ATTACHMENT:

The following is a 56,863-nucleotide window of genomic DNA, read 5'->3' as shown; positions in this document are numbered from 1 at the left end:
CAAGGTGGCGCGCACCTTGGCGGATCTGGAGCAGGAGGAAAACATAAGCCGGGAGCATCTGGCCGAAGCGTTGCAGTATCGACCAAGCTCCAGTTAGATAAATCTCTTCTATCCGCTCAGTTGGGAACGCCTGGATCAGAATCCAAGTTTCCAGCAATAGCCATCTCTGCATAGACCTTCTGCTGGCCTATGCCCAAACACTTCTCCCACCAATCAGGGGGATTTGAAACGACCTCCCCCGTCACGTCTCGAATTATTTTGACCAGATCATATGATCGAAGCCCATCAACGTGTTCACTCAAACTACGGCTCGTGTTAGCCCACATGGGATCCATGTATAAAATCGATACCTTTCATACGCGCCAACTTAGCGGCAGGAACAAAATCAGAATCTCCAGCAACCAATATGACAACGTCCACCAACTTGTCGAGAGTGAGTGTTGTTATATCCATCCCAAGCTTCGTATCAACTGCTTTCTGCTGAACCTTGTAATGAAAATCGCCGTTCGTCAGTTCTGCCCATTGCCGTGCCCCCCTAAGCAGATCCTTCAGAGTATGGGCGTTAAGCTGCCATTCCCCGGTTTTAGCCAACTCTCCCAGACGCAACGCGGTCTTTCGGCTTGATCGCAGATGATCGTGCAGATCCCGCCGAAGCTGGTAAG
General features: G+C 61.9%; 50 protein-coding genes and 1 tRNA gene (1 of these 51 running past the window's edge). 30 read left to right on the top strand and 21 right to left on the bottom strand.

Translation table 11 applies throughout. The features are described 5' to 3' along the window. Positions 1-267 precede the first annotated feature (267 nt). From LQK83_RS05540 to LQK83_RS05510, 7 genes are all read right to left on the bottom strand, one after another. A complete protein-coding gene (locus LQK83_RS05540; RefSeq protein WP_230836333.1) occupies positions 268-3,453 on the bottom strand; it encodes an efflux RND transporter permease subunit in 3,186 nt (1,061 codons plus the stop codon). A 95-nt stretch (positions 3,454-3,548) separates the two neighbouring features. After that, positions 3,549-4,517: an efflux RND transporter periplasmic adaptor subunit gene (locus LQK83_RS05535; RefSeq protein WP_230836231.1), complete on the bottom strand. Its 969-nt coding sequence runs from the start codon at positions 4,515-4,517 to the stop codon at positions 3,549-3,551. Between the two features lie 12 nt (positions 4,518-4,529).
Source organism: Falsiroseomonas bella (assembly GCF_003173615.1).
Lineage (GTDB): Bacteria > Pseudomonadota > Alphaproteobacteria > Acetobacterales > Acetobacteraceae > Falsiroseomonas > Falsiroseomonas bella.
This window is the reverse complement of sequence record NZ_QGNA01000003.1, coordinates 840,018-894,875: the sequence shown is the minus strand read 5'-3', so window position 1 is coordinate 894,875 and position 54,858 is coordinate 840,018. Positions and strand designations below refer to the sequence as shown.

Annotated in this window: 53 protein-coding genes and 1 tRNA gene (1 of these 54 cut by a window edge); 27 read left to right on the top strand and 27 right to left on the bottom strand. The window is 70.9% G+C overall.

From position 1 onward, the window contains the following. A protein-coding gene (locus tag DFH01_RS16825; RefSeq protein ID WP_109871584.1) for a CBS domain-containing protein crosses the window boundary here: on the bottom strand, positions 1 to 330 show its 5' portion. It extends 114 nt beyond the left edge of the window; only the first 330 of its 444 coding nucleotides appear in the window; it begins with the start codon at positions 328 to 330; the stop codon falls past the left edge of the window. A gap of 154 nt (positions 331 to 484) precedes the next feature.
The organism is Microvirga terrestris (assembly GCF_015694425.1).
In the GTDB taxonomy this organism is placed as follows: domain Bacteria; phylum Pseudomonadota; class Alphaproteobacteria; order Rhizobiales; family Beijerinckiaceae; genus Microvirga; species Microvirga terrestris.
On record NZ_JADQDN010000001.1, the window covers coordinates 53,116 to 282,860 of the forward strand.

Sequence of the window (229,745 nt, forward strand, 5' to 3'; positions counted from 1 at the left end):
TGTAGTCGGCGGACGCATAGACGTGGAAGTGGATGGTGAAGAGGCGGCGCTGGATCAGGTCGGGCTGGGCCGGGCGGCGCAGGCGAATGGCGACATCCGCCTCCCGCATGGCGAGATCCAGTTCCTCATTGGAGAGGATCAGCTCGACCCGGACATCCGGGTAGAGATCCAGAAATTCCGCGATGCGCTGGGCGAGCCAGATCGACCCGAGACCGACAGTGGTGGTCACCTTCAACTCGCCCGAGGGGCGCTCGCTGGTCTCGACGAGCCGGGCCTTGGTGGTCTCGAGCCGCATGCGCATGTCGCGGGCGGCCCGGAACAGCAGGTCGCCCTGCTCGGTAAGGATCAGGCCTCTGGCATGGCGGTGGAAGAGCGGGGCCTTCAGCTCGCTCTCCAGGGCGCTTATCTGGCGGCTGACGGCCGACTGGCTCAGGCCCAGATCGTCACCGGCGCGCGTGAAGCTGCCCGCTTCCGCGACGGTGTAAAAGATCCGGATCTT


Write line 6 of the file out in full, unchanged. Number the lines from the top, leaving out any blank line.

Lineage (GTDB): Bacteria > Pseudomonadota > Alphaproteobacteria > Acetobacterales > Acetobacteraceae > Falsiroseomonas > Falsiroseomonas bella.